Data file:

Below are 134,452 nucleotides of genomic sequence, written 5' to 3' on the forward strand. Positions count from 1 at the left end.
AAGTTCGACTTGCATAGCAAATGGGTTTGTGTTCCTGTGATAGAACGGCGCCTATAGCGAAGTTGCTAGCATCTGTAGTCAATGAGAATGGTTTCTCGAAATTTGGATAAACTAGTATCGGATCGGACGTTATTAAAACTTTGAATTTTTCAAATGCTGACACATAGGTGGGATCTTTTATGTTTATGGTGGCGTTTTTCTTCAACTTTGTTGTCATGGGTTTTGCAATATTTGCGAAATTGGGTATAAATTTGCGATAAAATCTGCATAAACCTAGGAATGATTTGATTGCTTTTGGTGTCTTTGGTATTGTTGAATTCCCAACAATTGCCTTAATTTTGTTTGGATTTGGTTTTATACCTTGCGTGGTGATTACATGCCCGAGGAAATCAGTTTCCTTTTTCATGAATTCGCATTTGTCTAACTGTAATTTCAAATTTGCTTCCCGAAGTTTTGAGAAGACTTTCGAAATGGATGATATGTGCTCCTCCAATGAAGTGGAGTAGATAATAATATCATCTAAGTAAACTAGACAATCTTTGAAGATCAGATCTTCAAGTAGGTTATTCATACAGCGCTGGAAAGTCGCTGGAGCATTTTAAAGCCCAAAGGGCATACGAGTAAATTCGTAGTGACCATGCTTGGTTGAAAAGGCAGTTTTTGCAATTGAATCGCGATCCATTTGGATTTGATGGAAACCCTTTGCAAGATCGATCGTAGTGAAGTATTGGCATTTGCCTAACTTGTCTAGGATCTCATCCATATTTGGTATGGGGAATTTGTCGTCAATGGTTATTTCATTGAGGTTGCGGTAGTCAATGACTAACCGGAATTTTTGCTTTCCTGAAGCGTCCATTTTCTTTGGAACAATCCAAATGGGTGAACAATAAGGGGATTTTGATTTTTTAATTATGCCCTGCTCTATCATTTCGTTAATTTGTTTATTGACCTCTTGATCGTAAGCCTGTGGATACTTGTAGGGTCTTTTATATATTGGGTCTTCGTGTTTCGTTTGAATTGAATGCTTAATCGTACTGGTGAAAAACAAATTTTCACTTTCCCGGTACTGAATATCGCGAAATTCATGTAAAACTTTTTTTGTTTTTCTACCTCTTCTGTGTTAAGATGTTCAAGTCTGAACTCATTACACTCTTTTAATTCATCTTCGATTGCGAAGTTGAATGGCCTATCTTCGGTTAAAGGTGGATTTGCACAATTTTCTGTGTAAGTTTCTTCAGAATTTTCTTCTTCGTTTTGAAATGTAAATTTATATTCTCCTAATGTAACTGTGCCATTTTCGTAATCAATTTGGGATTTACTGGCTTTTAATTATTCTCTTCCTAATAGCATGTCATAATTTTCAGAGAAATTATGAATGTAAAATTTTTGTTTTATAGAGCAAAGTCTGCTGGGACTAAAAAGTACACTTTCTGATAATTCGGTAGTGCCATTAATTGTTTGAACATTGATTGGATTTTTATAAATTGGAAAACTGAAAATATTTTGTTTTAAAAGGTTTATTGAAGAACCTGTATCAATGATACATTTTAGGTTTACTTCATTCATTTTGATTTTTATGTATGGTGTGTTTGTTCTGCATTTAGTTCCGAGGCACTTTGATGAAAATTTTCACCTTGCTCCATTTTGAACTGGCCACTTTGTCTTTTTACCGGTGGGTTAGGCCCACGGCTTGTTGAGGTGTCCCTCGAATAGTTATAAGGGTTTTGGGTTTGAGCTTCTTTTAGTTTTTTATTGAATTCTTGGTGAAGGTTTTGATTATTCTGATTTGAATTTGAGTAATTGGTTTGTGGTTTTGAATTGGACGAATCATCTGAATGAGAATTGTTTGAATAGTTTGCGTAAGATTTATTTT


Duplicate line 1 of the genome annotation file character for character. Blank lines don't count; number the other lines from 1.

Below are 134,452 nucleotides of genomic sequence, written 5' to 3' on the forward strand. Positions count from 1 at the left end.